# Singular Perturbatio Problems

3- 1 Introduction

The treatment given in the preceding chapter is of fairly limited practical use for engineering problems. Constant-density inviscid and irrotational flow is there rather considered as a physical model for subsonic flows in general from which interesting qualitative information can be extracted but not always accurate quantitative results. Thus, despite d’Alembert’s paradox, the drag in a two-dimensional flow is certainly not zero, but the proper interpretation of the theoretical result is that, in a steady (attached) flow, drag forces are generally much smaller than either lift or forces due to unsteady motion. The practical conclusion one can draw from the inviscid model is that flow separation should be avoided at all costs. This calls for rather blunt-nosed shapes with no abrupt slope or curvature changes or protuberances, and with gently sloping rear portions, i. e., “streamlined ” bodies.

Apart from the drag which is dominated by viscosity—the very thing that was neglected in the simplified model—the constant-density theory is able, in many practical cases, to produce remarkably good approxima­tions to pressure distributions for speeds less than, say, half the speed of sound. Unfortunately, the calculation of inviscid flow for shapes of en­gineering interest is usually so difficult that one is forced to make some further approximation in order to obtain a result. For all the simple shapes considered in Chapter 2 (with the exception of certain airfoils and the ellipsoids with large fineness ratio) the nonviscous solutions happen to be almost completely useless, since in reality the flow will separate and the simplified model then loses its validity. The example emphasizes the fact that extreme caution must be exercised when using the physical model to obtain approximate engineering results rather than just to gain a general qualitative understanding of the physical situation and the mathematical structure of the problem. Considerable insight is generally required to judge when a simplified model will provide a useful first approximation to an actual physical situation.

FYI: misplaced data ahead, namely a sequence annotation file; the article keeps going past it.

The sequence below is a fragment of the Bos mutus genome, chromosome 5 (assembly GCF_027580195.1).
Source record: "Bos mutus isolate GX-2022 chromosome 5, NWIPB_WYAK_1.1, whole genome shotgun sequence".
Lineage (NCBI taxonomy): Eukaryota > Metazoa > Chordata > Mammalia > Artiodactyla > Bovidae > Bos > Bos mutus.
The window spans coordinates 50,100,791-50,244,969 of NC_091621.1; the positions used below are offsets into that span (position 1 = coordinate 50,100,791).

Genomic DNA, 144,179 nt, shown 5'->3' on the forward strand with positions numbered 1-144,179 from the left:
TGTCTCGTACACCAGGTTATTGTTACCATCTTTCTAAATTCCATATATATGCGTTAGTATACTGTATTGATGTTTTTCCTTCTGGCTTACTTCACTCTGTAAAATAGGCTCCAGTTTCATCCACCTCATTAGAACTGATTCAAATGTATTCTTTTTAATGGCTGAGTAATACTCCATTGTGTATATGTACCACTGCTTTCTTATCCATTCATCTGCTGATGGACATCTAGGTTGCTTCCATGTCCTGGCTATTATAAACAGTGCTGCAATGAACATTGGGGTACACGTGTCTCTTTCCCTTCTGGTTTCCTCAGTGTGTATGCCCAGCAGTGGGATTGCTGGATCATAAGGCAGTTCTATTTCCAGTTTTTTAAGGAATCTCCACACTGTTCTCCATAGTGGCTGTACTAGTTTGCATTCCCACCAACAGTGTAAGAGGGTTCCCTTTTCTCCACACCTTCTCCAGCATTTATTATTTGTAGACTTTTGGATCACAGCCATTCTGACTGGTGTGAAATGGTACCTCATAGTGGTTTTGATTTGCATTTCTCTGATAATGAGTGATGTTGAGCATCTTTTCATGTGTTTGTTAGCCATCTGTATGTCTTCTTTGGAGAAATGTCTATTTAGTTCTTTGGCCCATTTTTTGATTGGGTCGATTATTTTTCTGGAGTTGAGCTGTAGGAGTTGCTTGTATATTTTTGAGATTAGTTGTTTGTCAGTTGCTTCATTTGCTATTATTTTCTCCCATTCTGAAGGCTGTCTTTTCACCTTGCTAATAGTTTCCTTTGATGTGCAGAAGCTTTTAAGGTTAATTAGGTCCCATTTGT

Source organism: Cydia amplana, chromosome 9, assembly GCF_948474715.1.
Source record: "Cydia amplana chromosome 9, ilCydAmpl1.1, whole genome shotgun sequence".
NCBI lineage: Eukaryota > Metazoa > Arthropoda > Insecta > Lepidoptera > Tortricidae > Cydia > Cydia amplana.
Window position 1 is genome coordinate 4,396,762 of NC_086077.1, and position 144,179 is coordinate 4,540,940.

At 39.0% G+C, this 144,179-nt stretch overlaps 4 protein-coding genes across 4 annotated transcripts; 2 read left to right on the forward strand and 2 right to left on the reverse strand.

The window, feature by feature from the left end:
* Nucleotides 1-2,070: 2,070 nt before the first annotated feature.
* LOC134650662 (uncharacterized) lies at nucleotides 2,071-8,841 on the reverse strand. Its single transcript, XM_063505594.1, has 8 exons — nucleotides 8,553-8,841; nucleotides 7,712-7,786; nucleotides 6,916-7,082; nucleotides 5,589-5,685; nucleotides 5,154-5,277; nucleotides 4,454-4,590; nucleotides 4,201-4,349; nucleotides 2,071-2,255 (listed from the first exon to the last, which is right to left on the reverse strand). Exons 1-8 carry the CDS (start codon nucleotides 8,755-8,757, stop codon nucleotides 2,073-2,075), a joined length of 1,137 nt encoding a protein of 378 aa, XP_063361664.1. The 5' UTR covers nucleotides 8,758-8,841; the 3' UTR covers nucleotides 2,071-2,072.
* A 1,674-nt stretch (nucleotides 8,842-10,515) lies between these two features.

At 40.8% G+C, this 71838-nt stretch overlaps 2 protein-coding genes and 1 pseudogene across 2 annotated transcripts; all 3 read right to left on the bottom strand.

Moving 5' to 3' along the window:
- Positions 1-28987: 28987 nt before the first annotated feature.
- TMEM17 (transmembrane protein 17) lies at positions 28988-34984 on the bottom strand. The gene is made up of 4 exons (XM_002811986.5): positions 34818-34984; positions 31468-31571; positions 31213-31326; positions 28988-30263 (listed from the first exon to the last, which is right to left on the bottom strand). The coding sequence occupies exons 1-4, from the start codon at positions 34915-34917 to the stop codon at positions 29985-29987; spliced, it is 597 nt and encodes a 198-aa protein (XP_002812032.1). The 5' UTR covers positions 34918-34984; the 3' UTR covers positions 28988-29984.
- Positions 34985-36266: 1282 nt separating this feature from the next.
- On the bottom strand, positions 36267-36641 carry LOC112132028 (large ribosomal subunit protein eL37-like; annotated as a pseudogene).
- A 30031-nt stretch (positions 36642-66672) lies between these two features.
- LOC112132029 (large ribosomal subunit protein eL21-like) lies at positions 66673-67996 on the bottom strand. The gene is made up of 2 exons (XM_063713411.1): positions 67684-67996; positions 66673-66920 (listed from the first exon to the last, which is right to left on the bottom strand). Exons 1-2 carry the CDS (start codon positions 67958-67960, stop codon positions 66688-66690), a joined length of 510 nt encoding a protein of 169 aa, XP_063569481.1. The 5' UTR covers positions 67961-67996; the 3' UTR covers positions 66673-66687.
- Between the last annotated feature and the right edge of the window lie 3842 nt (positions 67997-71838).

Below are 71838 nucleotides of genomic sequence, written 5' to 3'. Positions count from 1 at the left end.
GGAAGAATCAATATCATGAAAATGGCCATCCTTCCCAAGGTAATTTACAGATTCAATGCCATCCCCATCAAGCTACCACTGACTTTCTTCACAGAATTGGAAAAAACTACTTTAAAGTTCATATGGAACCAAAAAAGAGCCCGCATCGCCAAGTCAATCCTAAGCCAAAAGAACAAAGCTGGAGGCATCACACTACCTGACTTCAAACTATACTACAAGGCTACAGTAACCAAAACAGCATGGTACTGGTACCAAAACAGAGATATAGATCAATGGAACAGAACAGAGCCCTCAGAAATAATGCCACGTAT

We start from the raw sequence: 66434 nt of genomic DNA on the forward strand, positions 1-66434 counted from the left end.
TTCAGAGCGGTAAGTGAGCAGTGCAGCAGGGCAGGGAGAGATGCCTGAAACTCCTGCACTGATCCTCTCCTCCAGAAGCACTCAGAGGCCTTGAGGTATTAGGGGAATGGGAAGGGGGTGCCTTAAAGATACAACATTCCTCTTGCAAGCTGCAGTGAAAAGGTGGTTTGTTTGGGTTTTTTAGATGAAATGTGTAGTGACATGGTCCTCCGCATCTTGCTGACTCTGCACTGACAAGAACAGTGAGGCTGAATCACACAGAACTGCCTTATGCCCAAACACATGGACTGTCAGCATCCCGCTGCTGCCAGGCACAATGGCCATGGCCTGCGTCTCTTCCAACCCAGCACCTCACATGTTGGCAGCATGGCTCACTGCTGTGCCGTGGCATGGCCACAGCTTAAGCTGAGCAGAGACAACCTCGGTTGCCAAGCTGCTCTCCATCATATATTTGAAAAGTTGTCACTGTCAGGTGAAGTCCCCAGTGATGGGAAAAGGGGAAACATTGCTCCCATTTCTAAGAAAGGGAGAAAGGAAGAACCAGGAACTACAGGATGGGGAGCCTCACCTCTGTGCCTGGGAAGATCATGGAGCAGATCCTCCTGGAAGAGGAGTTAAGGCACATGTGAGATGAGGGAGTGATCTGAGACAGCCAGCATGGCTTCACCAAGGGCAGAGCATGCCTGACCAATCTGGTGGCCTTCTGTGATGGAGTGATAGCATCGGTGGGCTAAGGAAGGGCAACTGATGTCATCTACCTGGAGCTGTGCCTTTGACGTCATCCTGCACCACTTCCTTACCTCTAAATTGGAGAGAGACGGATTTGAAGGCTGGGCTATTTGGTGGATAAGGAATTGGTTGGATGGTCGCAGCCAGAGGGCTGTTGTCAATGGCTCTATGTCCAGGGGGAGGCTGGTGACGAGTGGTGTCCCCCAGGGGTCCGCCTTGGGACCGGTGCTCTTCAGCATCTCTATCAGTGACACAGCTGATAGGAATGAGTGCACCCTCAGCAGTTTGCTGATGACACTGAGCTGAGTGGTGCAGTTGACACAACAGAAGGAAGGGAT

The discussion may suffice to emphasize the basic difference between physical models and approximate solutions; for the former, one seeks an exact solution to a simplified and very often an artificial problem whereas,

loosely speaking, in the latter, one seeks a simplified solution to a real problem. The distinction should always be kept in mind although it is not always clear-cut. For example, the continuum model of gas is also a very good approximation for all the problems that we will consider.

There are a variety of methods to obtain useful approximations. We shall discuss two different methods which are the ones mostly used in aerodynamic problems. One is the expansion in powers of a small parameter. Often the first term in this expansion may by itself be con­sidered as a physical model. Some of the expansions that will be discussed and the physical models derived in this manner are illustrated in Fig. 3-1.

A great majority of problems in fluid mechanics have been successfully attacked by series-expansion methods. The series obtained are usually only semiconvergent, i. e., asymptotic, and also frequently not uniformly valid. These features, which are closely associated with the so-called singu­lar perturbation nature of such problems, will be thoroughly discussed in the following section. Fig. 3-і. Use of series expansions for obtaining approximate solutions to aero­dynamic problems.

The second method of approximation that will be considered is the purely numerical one. In the future this will undoubtedly become of increasing importance as the full potentialities of modem computing devices are realized among aerodynamicists. There are many difficulties associated with numerical solutions. First of all, the equations for fluid flow are so complicated that no one has as yet succeeded in a step-by-step integra­tion of the full gas dynamic equations even assuming a perfect, inviscid gas. Therefore, the examples given will concern the numerical solution of linearized problems. Second, it is very hard to estimate the error induced by the approximation scheme employed. In contrast, this could in principle always be done in the analytical series solution by estimating the first neglected term. For this purpose, and for checking out the computational program, the analytical solutions for the limiting cases are extremely useful. Thus, far from making them obsolete, the new possi­bilities for numerical solutions give the analytical solutions extended practical usefulness.